While considering the potential renovation of our home kitchen the issue of choosing a gas or electric cooktop came up, and a strange thought occurred to me (big surprise, I know - me having a strange thought - you'd think I was used to it by now).
The most common preference among cooking enthusiasts is gas, which allows you to quickly adjust the amount of heat being applied. Not so for electric, where the heating element takes long enough to cool down that it adds a significant challenge to making temperature-sensitive recipes (like many modern French sauces). In spite of being plumbed for gas, we have an electric cooktop.
In fact, I've been cooking on electric stoves for the past 24 years. You get used to it, really. You learn to move the pan around a lot, have it hang halfway off the element as it cools down, or lifting it up an inch or so for a minute. This makes my cooking style a bit funky when I'm working on the nice new gas stove at my mom's.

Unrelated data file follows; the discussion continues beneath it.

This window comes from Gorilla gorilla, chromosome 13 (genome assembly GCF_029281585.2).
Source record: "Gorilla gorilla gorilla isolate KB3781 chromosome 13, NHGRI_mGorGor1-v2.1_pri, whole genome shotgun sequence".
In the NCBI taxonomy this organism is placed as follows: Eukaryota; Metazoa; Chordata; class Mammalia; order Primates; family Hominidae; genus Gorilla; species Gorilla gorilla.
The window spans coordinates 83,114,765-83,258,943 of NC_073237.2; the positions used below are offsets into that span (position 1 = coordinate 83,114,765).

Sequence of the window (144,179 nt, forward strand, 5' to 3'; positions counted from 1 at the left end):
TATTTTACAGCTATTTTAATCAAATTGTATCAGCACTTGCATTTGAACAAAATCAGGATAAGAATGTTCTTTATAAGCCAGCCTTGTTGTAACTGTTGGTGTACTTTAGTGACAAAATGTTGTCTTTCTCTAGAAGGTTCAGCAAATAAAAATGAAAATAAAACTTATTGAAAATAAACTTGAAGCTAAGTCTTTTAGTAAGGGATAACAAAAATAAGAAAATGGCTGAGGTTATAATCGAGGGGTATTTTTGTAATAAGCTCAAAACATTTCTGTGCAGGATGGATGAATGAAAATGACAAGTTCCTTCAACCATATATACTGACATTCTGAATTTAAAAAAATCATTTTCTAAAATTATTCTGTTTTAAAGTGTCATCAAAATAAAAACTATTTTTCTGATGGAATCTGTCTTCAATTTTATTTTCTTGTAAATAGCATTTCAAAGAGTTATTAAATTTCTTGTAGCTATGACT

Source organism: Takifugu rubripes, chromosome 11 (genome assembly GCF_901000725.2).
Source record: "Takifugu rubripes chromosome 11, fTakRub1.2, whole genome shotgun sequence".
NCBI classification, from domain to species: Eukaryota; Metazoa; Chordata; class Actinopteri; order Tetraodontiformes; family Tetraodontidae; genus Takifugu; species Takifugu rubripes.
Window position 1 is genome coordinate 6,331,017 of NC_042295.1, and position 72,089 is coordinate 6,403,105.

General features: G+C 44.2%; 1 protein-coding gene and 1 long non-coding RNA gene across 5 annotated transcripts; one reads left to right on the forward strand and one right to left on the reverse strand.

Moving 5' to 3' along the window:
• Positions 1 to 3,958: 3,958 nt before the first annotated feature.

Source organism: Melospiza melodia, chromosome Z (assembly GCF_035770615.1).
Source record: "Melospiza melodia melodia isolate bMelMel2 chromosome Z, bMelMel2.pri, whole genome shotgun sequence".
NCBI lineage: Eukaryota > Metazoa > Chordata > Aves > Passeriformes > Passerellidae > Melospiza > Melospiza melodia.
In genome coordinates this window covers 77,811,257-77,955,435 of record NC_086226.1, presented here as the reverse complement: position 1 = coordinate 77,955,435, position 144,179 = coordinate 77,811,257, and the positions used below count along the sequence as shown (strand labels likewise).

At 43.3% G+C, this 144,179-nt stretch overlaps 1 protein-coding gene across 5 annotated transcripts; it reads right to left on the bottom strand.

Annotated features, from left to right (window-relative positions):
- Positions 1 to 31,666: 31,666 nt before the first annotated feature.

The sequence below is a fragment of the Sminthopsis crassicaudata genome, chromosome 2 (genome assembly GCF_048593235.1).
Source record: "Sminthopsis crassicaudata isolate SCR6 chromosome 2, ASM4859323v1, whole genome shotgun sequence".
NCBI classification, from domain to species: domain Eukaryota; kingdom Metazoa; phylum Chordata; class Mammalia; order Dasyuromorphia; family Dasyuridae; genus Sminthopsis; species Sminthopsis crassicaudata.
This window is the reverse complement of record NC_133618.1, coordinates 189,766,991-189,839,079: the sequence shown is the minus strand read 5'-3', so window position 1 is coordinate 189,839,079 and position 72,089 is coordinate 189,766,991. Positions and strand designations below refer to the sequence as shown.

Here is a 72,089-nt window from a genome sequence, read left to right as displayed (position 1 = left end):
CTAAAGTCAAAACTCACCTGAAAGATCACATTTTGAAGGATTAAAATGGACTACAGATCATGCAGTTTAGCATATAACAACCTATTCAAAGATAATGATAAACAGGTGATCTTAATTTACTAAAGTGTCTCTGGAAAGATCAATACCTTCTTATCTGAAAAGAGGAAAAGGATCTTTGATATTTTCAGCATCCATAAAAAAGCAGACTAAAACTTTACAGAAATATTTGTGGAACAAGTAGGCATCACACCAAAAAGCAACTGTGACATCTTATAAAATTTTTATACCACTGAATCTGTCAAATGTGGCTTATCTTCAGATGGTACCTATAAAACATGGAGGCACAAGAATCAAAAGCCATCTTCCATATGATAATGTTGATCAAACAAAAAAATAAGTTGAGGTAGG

So my initial reaction was to go with a gas stove. After all, you can't get more medieval than cooking over fire, right?
Then I thought back to last summer, when I did a bit of cooking over a real fire using an earthenware pot. I had Helewyse de Birkestad (Louise Smithson) with me to show me the basics, and the first thing I learned is that I wasn't going to be cooking over flame. Instead we had the pot on a grill over coals. This gives a much more constant and even heat. So here's the kicker: how did we control the amount of heat applied to the pot? By moving it around. As the coals cooled down the pot got moved closer in. If it boiled a bit too much it got moved away - or was raised up a bit.
So maybe the past 24 years of electric cooktops was good training.